Regarding the structure and form, the poem is written in four quatrains written in iambic pentameter with a simple ABAB rhyme scheme. The language is straightforward though quietly stirring. The fact that the rhythm and rhyme are so consistent throughout makes the revelation at the end of stanza four all the more shocking.
Though the poem is highly recognized, it is also the center of several literary debates — often being commended and berated for its simple structure, obtrusive didacticism, obvious ironies, and use of the surprise ending as a literary device.
In addition, the poem is constructed with a melodic, almost obsessive, monotonous iambic pentameter and follows the rhyme scheme abab-cdcd-efef-ghgh Davis, 4.
The poem is structured in a way that the first 14 lines are read with a musical tone as if metered and punctuated with perfect ending rhymes. The title does not only refer to the subject of the poem but also alludes to his position in society. The title delivers the message that Richard Cory is important enough to be let alone as a titular name that does not need any accompanying explanation.
His being is assumed to be enough to bridge that gap with the reader. In the first stanza of the poem, the reader is introduced to Richard Cory as he is perceived by the speaker. The first stanza is carefully worded to hint at the dichotomy between the speaker and Richard Cory.
In the last two lines of this stanza, the speaker overtly proclaims their admiration and envy of Richard Cory: Finally, in the last stanza, the reader is again made aware of the divide that exists between Richard Cory and his observers Davis, 6.
The second line demonstrate that this was not an easy task for the common folk, for they can only afford the simplest things with their wages represented by the bread and cannot even afford the luxury of meat.
These two succinct lines demonstrate why they see Richard Cory as a vision of perfection — a vision of hope Davis, 5. The motive behind the suicide is left a mystery, but the act has many implications.Richard Cory Edwin Arlington Robinson, - Whenever Richard Cory went down town, We people on the pavement looked at him: He was a gentleman from .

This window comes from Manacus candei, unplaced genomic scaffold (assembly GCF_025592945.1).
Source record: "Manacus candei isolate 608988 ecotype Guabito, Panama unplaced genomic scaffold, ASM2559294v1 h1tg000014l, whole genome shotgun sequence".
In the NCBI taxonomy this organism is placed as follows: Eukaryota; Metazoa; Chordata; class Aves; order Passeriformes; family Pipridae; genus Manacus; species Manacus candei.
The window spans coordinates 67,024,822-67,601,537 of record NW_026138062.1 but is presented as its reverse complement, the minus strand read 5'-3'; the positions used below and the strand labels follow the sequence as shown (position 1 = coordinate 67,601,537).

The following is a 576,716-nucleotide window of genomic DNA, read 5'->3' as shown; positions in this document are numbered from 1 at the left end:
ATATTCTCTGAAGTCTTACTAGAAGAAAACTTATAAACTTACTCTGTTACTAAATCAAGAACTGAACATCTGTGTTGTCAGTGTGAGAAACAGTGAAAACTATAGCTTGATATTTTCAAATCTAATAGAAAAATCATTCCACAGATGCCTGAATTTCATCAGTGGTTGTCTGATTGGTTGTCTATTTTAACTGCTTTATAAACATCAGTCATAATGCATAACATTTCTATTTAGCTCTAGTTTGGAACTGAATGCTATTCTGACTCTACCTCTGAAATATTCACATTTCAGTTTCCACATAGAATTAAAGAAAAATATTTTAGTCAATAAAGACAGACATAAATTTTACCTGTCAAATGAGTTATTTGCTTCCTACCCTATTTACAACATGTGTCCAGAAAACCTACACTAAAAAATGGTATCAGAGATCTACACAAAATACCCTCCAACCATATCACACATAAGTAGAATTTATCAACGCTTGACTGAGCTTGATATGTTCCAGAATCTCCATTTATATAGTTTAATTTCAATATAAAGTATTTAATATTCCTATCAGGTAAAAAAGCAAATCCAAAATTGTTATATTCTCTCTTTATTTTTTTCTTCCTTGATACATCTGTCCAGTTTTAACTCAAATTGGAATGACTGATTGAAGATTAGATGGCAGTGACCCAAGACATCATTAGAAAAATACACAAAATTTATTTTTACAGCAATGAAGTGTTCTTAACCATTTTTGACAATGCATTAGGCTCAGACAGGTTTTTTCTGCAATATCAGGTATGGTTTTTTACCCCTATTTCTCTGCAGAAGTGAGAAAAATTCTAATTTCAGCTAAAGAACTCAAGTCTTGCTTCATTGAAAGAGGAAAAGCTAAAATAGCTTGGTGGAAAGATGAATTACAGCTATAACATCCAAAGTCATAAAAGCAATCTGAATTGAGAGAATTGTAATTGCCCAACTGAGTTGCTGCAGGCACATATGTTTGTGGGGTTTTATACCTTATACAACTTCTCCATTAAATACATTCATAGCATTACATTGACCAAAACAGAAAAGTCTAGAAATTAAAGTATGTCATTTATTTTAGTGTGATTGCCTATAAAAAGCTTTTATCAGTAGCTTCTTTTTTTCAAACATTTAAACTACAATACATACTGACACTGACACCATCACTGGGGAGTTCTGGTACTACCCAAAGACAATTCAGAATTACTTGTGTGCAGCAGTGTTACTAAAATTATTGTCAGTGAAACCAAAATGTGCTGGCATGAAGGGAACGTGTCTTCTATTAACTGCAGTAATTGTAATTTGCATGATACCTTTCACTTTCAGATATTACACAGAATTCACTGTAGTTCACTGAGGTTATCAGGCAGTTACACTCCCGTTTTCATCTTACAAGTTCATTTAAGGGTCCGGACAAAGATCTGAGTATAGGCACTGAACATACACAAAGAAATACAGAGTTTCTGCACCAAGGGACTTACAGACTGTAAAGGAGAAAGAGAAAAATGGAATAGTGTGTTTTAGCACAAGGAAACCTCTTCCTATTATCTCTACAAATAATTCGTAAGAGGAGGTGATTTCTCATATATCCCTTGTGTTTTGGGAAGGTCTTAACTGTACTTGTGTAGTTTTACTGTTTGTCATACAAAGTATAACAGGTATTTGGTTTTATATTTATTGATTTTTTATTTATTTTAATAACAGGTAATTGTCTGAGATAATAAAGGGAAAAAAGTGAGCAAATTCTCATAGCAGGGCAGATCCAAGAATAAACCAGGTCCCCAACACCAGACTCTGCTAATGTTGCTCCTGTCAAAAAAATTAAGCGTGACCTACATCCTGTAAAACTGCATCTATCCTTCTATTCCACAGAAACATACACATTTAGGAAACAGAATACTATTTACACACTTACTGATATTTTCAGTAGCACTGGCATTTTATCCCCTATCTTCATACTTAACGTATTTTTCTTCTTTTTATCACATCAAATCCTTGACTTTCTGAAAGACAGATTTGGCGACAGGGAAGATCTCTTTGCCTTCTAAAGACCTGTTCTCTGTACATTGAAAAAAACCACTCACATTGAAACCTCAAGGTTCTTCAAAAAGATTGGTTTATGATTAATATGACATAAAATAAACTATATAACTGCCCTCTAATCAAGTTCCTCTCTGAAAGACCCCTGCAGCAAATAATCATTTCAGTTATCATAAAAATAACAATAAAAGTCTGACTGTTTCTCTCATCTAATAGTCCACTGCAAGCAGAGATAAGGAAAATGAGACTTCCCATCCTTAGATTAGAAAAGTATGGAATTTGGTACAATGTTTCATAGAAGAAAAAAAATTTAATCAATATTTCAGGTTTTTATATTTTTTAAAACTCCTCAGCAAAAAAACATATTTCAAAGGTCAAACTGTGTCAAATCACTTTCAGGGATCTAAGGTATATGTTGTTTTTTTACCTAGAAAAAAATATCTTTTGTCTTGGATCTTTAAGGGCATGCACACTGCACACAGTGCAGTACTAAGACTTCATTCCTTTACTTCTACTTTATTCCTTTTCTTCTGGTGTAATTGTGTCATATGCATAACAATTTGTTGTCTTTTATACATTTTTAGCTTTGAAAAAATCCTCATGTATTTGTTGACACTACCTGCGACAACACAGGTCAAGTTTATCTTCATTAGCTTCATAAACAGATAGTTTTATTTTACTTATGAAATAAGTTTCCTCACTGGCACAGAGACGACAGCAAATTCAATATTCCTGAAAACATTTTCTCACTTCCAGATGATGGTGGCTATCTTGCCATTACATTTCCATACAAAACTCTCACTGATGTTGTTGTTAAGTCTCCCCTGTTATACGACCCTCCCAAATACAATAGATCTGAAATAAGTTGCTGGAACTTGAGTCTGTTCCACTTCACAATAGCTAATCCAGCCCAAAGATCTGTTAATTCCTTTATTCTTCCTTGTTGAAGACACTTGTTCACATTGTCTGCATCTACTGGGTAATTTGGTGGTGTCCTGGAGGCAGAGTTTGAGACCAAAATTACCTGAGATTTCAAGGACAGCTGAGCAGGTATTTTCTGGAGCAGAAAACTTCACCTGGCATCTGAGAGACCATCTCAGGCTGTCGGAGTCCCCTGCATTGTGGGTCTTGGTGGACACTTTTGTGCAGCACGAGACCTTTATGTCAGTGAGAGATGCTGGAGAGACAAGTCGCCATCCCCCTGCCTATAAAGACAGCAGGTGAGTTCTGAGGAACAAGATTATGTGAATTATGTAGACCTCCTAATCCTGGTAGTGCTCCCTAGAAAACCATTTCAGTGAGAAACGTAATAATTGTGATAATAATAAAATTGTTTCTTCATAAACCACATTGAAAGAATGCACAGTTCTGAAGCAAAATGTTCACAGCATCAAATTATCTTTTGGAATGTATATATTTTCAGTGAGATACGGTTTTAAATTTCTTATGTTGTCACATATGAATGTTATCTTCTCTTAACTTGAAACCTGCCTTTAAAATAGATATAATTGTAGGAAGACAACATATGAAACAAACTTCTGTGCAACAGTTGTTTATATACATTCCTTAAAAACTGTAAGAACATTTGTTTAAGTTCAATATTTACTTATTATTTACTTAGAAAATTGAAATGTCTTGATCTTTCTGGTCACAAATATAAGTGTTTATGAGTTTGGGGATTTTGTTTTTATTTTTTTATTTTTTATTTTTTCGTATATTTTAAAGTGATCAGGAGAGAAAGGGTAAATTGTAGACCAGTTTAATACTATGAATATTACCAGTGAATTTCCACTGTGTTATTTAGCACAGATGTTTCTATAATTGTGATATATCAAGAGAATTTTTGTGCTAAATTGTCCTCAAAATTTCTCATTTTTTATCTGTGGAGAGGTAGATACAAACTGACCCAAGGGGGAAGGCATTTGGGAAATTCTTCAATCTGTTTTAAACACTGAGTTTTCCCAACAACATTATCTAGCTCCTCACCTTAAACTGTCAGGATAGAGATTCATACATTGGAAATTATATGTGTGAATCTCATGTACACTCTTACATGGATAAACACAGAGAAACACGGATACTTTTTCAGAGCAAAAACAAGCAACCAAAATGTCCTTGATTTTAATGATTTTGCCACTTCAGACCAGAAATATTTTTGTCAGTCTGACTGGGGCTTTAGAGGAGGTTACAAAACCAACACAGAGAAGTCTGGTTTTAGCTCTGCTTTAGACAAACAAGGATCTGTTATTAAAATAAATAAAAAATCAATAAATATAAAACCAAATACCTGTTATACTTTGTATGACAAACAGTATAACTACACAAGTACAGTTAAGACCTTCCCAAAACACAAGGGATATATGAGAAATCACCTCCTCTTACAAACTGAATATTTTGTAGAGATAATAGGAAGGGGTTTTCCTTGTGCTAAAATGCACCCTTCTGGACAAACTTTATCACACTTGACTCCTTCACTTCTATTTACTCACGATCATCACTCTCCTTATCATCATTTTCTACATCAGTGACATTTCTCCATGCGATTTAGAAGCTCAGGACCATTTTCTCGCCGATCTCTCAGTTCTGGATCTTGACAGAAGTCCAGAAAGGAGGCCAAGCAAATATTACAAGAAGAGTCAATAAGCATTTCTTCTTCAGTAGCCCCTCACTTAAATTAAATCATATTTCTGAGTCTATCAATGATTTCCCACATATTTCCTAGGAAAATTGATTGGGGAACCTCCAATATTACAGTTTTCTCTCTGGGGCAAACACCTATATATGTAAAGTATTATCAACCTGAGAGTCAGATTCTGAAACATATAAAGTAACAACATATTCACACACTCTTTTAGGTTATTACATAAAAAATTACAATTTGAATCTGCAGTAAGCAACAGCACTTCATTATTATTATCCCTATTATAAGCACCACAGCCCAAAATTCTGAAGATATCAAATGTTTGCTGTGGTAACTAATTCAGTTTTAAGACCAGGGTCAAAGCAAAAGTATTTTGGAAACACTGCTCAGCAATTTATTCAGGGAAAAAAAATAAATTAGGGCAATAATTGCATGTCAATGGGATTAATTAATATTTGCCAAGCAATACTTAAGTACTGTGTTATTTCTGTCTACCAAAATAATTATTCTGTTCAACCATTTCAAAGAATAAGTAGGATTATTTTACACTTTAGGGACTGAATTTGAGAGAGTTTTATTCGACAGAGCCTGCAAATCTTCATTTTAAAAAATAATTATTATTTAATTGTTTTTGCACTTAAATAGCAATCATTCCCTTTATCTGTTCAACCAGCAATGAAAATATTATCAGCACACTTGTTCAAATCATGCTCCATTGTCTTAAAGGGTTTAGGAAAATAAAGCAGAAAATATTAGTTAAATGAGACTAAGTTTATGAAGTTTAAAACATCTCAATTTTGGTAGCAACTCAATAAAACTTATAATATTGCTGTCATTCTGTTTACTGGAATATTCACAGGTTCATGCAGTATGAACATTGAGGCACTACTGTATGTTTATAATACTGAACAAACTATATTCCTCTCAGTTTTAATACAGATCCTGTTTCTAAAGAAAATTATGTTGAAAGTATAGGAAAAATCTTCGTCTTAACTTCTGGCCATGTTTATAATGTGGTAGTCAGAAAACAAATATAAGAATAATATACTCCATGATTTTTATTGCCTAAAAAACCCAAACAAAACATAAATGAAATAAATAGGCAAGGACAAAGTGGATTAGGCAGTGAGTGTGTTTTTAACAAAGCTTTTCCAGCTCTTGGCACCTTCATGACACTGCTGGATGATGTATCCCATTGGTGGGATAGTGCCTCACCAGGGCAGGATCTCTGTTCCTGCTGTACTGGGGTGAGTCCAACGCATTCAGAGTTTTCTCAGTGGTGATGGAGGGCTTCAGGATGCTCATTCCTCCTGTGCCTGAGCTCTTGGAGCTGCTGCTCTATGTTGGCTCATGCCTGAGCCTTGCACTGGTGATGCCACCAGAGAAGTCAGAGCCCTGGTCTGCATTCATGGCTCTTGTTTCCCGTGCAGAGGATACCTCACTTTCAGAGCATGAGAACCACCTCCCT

A simple yet profound four-stanza poem, Richard Cory, by Edwin Arlington Robinson goes right into the depths of the readers' heart.
The poem follows on the lines of the proverb 'Do not judge the book by its cover.' A detailed analysis of the poem with Penlighten will help you understand it better. Richard Cory by Edwin Arlington Robinson Prev Article Next Article Richard Cory is a poem which shows why we should not judge people on appearances as it subverts our expectations in the final line.
Richard Cory by Edwin Arlington urbanagricultureinitiative.comer Richard Cory went down town We people on the pavement looked at him He was a gentleman from sole to crown Clean favored and imperially slim..
A narrative poem, "Richard Cory" was first published in , as part of The Children of the Night. It is one of Robinson's most popular and published poems. The poem describes a person who is wealthy, well educated, mannerly, and admired by the people in his town/5(). I need a detailed summary of "Richard Cory", by Edwin Arlington Robinson.
Edward Arlington Robinson's poem, "Richard Cory", is the story of a very rich man who appeared to have everything.